GOSFORD PARK (2001)

Director: Robert Altman

Writing credits: Robert Altman (idea), Bob Balaban (idea), Julian Fellowes (screenplay)

Starring: Ensemble cast.

Genre: Mystery/romance/suspense in jolly old England of 1932. (available in VHS and DVD)

Reviewed by Judith Fox

Robert Altman directs this unusual comedy/romance/suspense/mystery story with his usual flair, making a movie with a witty and, albeit sometimes, slow-moving plot. Any anglophile would be pleased with the setting and the collection of actors. I can't tell you how many times I sat forward to look closer to remember each actor's real name and character's name. This is a multi-plot lined story. British period movies, especially taking place in the beginning of the 20th Century, can be interesting particularly about the "going ons" of the rich. This one shows a kind of emptiness. Sir William McCordle (Michael Gambon), together with his wife, Lady Sylvia (Kristin Scott Thomas), invite a group of their peers for a shooting party at their estate in the country. The downstairs servants are required to bunk with the servants of the la-de-das for the weekend.

The upper and lower classes are portrayed probably more realistically than in the British Series, "Upstairs, Downstairs." In the latter story, I remember the upper class seemed much more concerned for their downstairs staff. In Gosford Park, the upper class is crass and selfish. They expect their servants to act as their slaves night and day. The cruel ways of the upper class characters did disgust me, swaying my anglophile likes just a little to the left. But never mind that... I went on to watch and pick out great actors and their characters, all British. What a roster! Such a jolly good cast. With such a list of characters, it's difficult to keep up. The shooting party begins the next day and the upper class have their sickening fun. The murder doesn't occur until halfway through the movie and, perhaps to some, would seem much too late. With a runtime of 2 1/4 hours, it is just too long and could have been cut, but I'll be darned if I know where. Here's a list of the actors: Eileen Atkins, Alan Bates, Charles Dance, Stephen Fry, Michael Gambon, Derek Jacobi, Kelly Macdonald, Helen Mirren, Jeremy Northam, Clive Owen, Ryan Phillippe, Maggie Smith, Kristin Scott Thomas, Emily Watson and James Wilby.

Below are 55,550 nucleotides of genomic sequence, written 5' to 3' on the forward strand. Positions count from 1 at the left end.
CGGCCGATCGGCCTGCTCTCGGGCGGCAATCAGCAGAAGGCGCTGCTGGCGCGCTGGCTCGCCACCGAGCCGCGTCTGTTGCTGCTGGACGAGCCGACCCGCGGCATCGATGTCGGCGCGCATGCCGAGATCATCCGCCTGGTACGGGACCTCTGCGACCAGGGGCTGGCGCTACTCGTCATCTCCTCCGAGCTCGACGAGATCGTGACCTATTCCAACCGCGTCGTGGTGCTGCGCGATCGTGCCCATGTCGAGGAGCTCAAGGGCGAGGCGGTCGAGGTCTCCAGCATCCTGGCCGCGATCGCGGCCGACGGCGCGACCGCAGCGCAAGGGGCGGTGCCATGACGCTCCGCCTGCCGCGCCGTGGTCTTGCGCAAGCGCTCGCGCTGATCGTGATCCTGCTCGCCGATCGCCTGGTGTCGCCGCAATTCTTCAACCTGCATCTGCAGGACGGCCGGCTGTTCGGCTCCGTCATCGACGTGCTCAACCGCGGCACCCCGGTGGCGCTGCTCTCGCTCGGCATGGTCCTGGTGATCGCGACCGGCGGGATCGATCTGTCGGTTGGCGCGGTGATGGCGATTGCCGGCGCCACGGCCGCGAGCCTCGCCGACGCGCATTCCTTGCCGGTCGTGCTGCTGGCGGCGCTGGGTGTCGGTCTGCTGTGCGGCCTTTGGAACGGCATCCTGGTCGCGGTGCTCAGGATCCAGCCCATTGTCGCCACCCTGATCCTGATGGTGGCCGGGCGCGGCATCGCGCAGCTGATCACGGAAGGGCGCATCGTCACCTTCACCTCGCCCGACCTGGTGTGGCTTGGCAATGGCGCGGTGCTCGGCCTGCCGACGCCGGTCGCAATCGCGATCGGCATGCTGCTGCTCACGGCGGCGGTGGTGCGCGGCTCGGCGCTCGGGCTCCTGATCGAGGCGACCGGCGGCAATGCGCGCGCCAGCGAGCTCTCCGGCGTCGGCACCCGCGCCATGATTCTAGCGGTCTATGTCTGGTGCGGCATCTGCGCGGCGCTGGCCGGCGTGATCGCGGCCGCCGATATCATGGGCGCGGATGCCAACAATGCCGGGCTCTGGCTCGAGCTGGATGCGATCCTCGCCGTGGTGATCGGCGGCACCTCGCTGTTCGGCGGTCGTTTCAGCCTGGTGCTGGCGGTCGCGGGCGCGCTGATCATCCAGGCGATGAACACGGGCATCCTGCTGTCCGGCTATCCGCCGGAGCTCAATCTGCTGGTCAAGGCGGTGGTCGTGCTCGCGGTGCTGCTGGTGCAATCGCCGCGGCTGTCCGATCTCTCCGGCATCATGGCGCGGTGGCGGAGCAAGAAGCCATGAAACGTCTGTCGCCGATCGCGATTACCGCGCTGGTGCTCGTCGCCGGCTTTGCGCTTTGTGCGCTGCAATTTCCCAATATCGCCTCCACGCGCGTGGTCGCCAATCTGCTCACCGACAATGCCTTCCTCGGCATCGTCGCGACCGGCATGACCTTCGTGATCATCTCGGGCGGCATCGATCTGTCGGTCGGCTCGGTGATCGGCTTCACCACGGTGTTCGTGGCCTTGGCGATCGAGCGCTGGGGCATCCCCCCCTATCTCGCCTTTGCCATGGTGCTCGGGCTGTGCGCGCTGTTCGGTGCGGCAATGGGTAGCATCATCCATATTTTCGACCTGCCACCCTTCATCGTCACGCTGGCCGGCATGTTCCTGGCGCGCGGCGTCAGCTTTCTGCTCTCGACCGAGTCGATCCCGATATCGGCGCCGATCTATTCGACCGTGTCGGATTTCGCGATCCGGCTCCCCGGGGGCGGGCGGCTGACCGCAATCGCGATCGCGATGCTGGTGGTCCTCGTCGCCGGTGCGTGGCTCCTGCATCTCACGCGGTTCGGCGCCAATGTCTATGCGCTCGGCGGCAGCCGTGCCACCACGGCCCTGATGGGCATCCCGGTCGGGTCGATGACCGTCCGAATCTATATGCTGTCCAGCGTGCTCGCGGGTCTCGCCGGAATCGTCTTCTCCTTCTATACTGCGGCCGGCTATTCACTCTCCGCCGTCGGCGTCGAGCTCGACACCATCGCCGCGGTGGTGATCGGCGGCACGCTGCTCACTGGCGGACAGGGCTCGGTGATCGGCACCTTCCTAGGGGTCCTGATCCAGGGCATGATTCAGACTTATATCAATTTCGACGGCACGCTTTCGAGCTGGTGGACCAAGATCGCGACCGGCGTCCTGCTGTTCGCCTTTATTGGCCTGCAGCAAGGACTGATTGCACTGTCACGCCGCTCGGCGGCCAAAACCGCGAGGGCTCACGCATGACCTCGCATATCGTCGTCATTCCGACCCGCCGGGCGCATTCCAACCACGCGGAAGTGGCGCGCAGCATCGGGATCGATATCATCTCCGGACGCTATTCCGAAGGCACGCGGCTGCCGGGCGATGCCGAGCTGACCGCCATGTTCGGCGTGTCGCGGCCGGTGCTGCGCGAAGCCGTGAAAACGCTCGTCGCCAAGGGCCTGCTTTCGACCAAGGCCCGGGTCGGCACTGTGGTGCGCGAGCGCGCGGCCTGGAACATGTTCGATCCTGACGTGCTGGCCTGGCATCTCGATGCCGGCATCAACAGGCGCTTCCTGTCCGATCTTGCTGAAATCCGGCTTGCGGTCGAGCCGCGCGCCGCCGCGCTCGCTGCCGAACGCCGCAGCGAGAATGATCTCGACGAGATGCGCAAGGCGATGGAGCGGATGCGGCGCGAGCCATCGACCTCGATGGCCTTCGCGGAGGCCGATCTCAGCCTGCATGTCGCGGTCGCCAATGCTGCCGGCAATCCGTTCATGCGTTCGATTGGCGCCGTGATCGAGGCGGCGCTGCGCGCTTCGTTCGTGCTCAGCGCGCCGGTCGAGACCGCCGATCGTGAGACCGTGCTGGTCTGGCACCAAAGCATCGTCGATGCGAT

I'm not going to tell you any more about the story, except to say you are shown a glimpse of how the upper crust and lower class lived. I must admit, I missed a lot of detail so this one is a definite must-see-again for me.

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Edcom: There is another review of this movie in our morgue. If you would like to read it, please click here.

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